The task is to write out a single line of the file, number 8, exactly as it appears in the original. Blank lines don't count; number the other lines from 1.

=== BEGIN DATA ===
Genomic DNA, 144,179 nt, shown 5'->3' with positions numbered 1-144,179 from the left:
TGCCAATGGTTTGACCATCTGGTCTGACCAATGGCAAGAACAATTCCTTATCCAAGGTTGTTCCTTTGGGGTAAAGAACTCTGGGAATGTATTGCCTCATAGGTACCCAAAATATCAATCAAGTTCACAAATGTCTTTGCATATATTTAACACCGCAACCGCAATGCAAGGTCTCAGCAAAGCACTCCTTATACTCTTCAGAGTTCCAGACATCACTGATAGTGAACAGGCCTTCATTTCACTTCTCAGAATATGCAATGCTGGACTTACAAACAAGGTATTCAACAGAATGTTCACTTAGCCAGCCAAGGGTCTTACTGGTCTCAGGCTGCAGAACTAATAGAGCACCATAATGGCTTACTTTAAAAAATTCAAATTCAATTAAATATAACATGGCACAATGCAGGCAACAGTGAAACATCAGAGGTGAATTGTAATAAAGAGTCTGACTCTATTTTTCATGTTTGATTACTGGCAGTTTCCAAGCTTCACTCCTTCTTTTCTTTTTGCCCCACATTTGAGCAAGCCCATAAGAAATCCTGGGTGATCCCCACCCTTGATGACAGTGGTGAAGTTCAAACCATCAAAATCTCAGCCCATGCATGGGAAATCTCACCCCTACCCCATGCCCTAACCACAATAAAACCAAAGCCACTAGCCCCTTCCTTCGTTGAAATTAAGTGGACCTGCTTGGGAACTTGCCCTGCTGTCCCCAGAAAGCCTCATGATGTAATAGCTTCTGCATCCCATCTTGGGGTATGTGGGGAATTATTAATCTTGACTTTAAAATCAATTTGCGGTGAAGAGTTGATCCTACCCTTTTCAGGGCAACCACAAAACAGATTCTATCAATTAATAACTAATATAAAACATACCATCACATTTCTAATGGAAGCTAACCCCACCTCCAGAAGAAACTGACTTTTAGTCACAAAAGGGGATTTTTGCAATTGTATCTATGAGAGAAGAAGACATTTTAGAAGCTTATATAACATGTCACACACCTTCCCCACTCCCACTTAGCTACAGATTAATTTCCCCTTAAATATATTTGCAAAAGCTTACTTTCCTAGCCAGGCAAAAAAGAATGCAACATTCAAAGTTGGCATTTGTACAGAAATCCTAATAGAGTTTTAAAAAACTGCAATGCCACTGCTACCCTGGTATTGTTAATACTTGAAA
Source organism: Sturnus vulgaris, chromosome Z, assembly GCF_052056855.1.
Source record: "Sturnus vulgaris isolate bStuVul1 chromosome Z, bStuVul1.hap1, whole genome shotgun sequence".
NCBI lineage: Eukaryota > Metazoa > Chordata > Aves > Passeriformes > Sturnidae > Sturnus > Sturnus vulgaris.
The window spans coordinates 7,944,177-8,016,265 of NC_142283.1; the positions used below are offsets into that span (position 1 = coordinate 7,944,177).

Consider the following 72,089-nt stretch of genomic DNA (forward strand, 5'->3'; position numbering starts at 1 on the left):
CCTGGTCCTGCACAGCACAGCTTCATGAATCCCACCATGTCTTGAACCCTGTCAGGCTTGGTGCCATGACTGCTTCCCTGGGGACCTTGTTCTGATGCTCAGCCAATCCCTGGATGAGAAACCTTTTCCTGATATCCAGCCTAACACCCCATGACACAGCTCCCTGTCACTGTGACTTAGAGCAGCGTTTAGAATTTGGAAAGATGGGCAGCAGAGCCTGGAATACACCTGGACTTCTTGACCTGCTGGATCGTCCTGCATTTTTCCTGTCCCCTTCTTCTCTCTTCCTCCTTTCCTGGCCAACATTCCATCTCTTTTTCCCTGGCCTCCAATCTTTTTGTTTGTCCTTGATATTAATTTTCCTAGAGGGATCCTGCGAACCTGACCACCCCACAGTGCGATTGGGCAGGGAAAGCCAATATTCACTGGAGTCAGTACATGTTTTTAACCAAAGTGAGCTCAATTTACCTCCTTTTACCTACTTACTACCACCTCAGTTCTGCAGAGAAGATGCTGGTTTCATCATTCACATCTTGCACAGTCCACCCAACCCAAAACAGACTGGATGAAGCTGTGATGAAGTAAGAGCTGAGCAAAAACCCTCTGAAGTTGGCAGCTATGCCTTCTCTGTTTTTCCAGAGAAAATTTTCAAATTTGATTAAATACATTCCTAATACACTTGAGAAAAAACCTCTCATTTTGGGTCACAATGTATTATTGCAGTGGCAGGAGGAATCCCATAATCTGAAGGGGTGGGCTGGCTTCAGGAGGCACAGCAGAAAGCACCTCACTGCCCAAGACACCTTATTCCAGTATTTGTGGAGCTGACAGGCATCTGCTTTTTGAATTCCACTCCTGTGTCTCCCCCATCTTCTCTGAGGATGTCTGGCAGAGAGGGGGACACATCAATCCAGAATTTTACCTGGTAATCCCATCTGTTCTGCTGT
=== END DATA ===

CCTGGTCCTGCACAGCACAGCTTCATGAATCCCACCATGTCTTGAACCCTGTCAGGCTTGGTGCCATGACTGCTTCCCTGGGGACCTTGTTCTGATGCTCAGCCAATCCCTGGATGAGAAACCTTTTCCTGATATCCAGCCTAACACCCCATGACACAGCTCCCTGTCACTGTGACTTAGAGCAGCGTTTAGAATTTGGAAAGATGGGCAGCAGAGCCTGGAATACACCTGGACTTCTTGACCTGCTGGATCGTCCTGCATTTTTCCTGTCCCCTTCTTCTCTCTTCCTCCTTTCCTGGCCAACATTCCATCTCTTTTTCCCTGGCCTCCAATCTTTTTGTTTGTCCTTGATATTAATTTTCCTAGAGGGATCCTGCGAACCTGACCACCCCACAGTGCGATTGGGCAGGGAAAGCCAATATTCACTGGAGTCAGTACATGTTTTTAACCAAAGTGAGCTCAATTTACCTCCTTTTACCTACTTACTACCACCTCAGTTCTGCAGAGAAGATGCTGGTTTCATCATTCACATCTTGCACAGTCCACCCAACCCAAAACAGACTGGATGAAGCTGTGATGAAGTAAGAGCTGAGCAAAAACCCTCTGAAGTTGGCAGCTATGCCTTCTCTGTTTTTCCAGAGAAAATTTTCAAATTTGATTAAATACATTCCTAATACACTTGAGAAAAAACCTCTCATTTTGGGTCACAATGTATTATTGCAGTGGCAGGAGGAATCCCATAATCTGAAGGGGTGGGCTGGCTTCAGGAGGCACAGCAGAAAGCACCTCACTGCCCAAGACACCTTATTCCAGTATTTGTGGAGCTGACAGGCATCTGCTTTTTGAATTCCACTCCTGTGTCTCCCCCATCTTCTCTGAGGATGTCTGGCAGAGAGGGGGACACATCAATCCAGAATTTTACCTGGTAATCCCATCTGTTCTGCTGT